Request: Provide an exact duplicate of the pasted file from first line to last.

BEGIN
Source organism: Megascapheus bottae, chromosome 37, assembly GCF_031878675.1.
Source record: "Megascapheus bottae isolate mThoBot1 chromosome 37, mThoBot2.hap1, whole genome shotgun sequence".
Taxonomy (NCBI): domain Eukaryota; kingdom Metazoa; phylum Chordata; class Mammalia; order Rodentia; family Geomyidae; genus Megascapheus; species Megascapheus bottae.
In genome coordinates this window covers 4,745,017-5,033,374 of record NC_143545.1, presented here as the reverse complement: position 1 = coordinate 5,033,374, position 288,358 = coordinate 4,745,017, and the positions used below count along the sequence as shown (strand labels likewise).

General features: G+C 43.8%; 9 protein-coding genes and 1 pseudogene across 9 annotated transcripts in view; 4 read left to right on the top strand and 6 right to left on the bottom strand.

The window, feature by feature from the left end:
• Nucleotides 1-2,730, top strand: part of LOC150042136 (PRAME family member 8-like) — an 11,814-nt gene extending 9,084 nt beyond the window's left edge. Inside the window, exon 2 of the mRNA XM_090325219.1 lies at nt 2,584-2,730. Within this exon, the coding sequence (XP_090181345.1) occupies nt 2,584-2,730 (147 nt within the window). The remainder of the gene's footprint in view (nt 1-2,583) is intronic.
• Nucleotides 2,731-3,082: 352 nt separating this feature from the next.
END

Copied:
Source organism: Megascapheus bottae, chromosome 37, assembly GCF_031878675.1.
Source record: "Megascapheus bottae isolate mThoBot1 chromosome 37, mThoBot2.hap1, whole genome shotgun sequence".
Taxonomy (NCBI): domain Eukaryota; kingdom Metazoa; phylum Chordata; class Mammalia; order Rodentia; family Geomyidae; genus Megascapheus; species Megascapheus bottae.
In genome coordinates this window covers 4,745,017-5,033,374 of record NC_143545.1, presented here as the reverse complement: position 1 = coordinate 5,033,374, position 288,358 = coordinate 4,745,017, and the positions used below count along the sequence as shown (strand labels likewise).

General features: G+C 43.8%; 9 protein-coding genes and 1 pseudogene across 9 annotated transcripts in view; 4 read left to right on the top strand and 6 right to left on the bottom strand.

The window, feature by feature from the left end:
• Nucleotides 1-2,730, top strand: part of LOC150042136 (PRAME family member 8-like) — an 11,814-nt gene extending 9,084 nt beyond the window's left edge. Inside the window, exon 2 of the mRNA XM_090325219.1 lies at nt 2,584-2,730. Within this exon, the coding sequence (XP_090181345.1) occupies nt 2,584-2,730 (147 nt within the window). The remainder of the gene's footprint in view (nt 1-2,583) is intronic.
• Nucleotides 2,731-3,082: 352 nt separating this feature from the next.